In Which We Chat Up Turnpike Glow [INTERVIEW]
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There’s not too much out there about Turnpike Glow… yet. They’re starting to get some stateside love, since dropping their EP, Inflatable Optimism, back in June. This quartet of indie poppers are Londoners by way of Rome. While they cite their influences to include the Flaming Lips, Phoenix, Pavement, and Broken Social Scene, it would be cursory to classify them as any one particular sound. Sure, Inflatable Optimism, may have the markings of the above-mentioned indie faves, but it has also found a niche. It taps into the things you love about britpop, while harmonizing jagged guitar chords, distorting falsetto vocals, Pixiefying drums, and sparing no expense with the upbeat synth.
We recently chatted up vocalist Giuseppe La Mela to find out how they got their start and when we can hear more. We also found out the band they listen to on repeat happens to be ours, as well (present company excluded, of course).
BOWERY BOOGIE: How did you guys get your start?
GIUSEPPE LA MELA: It all started when we met at Uni in Rome and decided to form a band after listening to endless hours of Pavement. We played the local indie circuit there for a while, until one day we uploaded a few tracks on the internet, which led to some very encouraging feedback from London based promoters and managers. Moving to London seemed like a crazy and exciting thing to do and so we did. Here we met Anthony through our previous guitarist and the band slowly found its way. We finally found the fourth Turnpike Glow when Tom joined the band a year ago. And here we are.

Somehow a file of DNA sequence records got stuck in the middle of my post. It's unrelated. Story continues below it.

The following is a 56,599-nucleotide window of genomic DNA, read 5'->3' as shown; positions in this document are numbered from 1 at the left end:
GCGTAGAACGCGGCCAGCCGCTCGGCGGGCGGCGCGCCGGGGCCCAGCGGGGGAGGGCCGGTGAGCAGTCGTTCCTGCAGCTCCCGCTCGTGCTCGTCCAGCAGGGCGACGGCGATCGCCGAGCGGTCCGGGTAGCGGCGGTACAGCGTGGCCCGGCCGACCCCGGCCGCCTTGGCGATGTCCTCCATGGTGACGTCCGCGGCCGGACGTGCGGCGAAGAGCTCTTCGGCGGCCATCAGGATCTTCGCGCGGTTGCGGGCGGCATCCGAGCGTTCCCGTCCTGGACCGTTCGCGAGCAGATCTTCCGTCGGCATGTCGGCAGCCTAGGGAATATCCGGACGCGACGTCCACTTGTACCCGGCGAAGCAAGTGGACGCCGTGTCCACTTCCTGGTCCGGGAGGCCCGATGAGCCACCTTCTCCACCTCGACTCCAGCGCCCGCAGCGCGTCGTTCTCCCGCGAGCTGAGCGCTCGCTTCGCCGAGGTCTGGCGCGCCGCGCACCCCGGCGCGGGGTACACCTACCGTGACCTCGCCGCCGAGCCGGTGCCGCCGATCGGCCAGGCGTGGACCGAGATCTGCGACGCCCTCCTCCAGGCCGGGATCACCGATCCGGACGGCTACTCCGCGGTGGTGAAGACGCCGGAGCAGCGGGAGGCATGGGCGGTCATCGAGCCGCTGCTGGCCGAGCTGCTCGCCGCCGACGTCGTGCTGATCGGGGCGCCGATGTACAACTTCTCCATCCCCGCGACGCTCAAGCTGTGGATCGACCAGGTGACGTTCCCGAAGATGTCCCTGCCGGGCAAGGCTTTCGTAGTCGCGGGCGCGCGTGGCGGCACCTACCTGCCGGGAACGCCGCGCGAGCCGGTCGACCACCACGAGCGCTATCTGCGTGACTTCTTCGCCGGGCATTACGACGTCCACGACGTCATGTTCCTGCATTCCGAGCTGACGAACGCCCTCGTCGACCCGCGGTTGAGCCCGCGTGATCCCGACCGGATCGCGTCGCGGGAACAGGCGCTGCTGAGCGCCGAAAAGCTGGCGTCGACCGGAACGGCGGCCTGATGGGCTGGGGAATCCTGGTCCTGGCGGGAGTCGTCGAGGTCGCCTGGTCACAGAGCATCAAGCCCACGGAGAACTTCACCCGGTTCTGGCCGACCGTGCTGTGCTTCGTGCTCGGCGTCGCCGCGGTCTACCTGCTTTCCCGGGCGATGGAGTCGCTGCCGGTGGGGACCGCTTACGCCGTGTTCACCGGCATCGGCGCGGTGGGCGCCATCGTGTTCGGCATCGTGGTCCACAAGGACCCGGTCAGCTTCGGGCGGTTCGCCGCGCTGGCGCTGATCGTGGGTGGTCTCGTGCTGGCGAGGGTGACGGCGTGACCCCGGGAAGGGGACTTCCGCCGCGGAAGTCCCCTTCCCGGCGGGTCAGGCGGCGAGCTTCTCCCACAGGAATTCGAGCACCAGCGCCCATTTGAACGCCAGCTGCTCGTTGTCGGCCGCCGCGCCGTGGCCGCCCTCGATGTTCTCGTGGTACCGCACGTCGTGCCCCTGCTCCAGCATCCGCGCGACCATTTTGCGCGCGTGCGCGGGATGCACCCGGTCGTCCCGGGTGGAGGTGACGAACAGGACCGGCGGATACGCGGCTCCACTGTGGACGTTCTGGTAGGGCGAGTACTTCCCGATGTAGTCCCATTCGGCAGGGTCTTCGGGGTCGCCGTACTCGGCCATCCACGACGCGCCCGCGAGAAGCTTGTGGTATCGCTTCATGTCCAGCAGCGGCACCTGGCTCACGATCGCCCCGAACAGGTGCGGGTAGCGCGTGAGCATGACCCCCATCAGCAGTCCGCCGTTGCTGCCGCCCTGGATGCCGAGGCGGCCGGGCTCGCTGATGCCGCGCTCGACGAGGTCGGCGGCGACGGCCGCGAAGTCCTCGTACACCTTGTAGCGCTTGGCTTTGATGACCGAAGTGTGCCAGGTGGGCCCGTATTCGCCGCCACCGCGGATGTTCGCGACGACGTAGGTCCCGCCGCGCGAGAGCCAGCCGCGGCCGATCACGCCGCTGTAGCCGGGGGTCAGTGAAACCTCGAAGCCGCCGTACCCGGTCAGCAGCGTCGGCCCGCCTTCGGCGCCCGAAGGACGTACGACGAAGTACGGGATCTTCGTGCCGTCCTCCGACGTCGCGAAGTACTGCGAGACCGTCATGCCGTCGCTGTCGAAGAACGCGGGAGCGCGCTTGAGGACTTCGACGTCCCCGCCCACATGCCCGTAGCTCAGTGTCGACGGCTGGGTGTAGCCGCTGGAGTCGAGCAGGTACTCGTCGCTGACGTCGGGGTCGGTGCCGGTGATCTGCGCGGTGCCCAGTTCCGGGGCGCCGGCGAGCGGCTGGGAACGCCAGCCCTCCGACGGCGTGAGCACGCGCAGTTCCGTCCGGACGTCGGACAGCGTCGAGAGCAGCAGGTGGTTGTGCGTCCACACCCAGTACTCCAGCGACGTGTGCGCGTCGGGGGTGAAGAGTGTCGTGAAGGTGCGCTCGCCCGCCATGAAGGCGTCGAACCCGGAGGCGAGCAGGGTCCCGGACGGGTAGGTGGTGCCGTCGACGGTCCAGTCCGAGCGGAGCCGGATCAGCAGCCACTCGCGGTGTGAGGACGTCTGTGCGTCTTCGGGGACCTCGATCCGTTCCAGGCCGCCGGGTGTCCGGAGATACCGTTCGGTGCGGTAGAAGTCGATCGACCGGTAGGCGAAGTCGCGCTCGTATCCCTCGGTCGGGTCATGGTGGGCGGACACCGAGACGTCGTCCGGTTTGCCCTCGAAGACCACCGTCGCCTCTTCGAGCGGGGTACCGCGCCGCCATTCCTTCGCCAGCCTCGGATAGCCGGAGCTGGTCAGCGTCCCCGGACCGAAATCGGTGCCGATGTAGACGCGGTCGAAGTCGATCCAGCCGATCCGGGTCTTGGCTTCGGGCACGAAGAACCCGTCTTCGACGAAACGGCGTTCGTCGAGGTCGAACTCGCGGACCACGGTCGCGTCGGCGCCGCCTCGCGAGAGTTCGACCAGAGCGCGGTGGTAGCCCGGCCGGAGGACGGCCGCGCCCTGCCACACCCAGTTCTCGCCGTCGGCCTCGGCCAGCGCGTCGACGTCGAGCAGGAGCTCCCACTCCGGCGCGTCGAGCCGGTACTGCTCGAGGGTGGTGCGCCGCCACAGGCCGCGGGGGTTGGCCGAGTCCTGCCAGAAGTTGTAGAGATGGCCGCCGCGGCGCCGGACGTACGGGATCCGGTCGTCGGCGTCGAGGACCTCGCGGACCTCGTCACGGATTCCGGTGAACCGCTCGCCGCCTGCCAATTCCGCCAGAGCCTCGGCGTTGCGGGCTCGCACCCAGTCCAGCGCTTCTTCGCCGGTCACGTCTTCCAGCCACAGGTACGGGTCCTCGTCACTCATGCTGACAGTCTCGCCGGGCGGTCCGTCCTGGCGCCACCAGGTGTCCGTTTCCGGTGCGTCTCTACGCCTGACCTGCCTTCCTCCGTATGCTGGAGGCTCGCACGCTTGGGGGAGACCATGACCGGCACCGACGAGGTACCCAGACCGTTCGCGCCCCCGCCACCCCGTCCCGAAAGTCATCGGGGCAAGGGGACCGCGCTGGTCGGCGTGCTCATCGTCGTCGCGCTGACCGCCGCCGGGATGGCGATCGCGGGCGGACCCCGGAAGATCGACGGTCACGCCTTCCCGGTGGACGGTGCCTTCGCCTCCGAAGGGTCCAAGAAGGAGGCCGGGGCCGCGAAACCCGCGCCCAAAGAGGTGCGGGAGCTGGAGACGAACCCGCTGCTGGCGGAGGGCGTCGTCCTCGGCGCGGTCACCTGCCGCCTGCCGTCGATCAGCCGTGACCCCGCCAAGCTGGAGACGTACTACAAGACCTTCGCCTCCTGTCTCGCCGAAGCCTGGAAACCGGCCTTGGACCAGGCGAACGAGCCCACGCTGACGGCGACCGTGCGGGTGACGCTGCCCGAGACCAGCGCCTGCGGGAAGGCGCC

BB: First gig you attended?
GLM: Interpol in Rome. Right after the “Turn On Your Bright Lights” release. Intense and unforgettable.
BB: What’s the story being “No More Dancing”?
GLM: The title itself is a bit of an ironic and surreal statement. Whilst the lyrics are about the end of a relationship – the sort of one that leaves a bitter taste in your mouth – the upbeat vibe and the melody are clearly of an uplifting nature. The mood of the track purposely clashes with the lyrics and the title. We thought ‘No More Dancing’ was the perfect title for a song that is actually begging you to dance.
BB: Is there any band you listen to on repeat?
GLM: The National. We really got stuck on ‘Boxer’ for more than a year. There’s something about them that triggers pure addiction.We actually had to make a real effort not to listen to it. But then ‘High Violet’ was released and it happened again. Their next release is coming out in May and we’ve started fantasising about what it might sound like.
BB: What do you want your fans to take away from your music?
GLM: The curiosity and desire to come and see us live.
BB: Who do your fans comparing your sound to?
GLM: We get all sorts of comparisons. Some of the bands we get associated with have never visited our iPhones, but that’s the fun of it. There seems to be a consensus on a shortlist of bands including Phoenix, Broken Social Scene, Flaming Lips.
BB: What can we expect from your full length?
GLM: We don’t know ourselves. A few song ideas have been knocking about and we’re curious to see which direction it will take. We’re experimenting a different approach by working backwards. Try and focus on arrangement ideas first and then add melodies only later on in the process. We’re used to start with a melodic line so this forces us to a re-think the whole process and it pushes us out of our ‘melodic’ comfort zone.
BB: Is a tour in the works? When are you coming stateside?
GLM: That’s the plan. We are getting lots of love from the US and can’t wait to fly over there and reciprocate. It’s hopefully going to happen when our first full length gets released. We will keep you posted.
BB: Please do! Best gig story?
GLM: Something hilarious that happened to us in Rome: the sound engineer made himself scarce as soon as we started our set. His favourite football team AS Roma were playing a Champions League game that night and he could not help it – he left the venue.
BB: Do you have a favorite football club?
GLM: Sandro is a big fan of Juventus and has a past as a semi-professional ping pong player. He would probably say ‘professional.’